Just as some users may have limitations in interacting with a computer for tasks such as image segmentation, people with debilitating diseases such as ALS face tremendous challenges in interacting with the world around them. One approach to aid such users is to directly measure electrical activity from their brains and translate these signals into commands that operate devices such as text entry keyboards or motorized wheelchairs. We construct such a “brain-computer interface” or “BCI” using similar techniques as described above for image segmentation, where instead of specifying image segments the BCI user controls a physical device. Specifically, we advance an information-theoretic method that allows a BCI user to encode their desired system behavior using only one-bit mental commands based on an intuitive set of instructions. As a proof of concept for controlling a high-complexity device, we demonstrate this BCI technique for the task of controlling a swarm of mobile robots using only mental commands. [preprint]

Deep generative modeling for interpretable machine learning

Deep neural networks have achieved remarkable performance in countless classification and data generation tasks on large, high-dimensional datasets. Yet, the data representations learned by such models are usually opaque and difficult to interpret by machine learning practitioners. Below I describe two projects I collaborated on that make strides in increasing the interpretability of deep learning models.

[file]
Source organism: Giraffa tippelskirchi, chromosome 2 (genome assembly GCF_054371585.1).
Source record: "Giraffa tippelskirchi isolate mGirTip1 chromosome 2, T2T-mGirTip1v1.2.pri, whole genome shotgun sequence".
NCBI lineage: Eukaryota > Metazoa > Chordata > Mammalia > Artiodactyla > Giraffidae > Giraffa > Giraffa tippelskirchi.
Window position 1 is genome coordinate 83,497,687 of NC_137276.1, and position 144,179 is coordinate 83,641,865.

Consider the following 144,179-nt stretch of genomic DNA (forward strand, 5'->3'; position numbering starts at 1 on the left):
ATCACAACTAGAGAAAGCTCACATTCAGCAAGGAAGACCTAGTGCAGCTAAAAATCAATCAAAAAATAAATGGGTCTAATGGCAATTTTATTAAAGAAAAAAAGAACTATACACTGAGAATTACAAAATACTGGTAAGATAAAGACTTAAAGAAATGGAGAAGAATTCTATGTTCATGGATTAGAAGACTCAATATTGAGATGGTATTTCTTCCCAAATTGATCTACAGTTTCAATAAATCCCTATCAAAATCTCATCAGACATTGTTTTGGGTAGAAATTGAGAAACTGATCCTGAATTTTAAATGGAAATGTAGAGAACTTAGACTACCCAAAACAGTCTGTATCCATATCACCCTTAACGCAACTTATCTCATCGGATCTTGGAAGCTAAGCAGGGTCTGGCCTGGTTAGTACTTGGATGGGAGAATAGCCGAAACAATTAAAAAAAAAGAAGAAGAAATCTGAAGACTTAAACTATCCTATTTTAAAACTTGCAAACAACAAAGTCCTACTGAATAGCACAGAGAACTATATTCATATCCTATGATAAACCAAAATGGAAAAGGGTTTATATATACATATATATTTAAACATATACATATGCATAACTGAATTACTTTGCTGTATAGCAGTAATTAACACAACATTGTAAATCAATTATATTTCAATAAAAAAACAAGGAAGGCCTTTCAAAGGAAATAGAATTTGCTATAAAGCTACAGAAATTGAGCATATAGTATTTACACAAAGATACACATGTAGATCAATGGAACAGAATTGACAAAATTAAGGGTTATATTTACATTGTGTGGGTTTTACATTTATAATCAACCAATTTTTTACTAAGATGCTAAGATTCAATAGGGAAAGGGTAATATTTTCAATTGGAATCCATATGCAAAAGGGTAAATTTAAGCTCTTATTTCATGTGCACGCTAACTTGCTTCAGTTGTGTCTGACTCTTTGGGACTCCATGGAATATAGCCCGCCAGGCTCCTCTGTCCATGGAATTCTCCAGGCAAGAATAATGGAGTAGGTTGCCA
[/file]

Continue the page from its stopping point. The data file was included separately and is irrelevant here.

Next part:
Generative causal explanations of black-box classifiers (NeurIPS 2020)

In many cases, deep classification networks are arguably “black-boxes,” where it is unclear how they make their classification decisions based on input data. In this work, we use tools from causal inference and information theory to develop a black-box explanation method that capitalizes on the following perspective: the data “aspects” that matter most for classification by a trained model, if perturbed, will have a significant impact on the model’s classification output. We use this insight to train a generative model that specifically learns the feature space aspects responsible for the most significant changes in a black-box’s classification output. Once trained, our explanation method allows a practitioner to observe which aspects of a particular data example matter most when classified by a black-box model. [paper]

Variational autoencoder with learned latent structure (AISTATS 2021)

In the widely popular variational autoencoder, a generative model is trained to learn a compact, latent representation for the feature variations in a particular dataset. However, the learned latent structure is typically fixed ahead of time, without adapting to the underlying manifold structure in the data distribution. In this work, we utilize tools from manifold learning to construct a variational autoencoder variant that adapts to the underlying low-dimensional structure in the training data. Importantly, our trained model outputs a set of interpretable manifold operators that describe the learned low-dimensional structure for a particular dataset. [paper]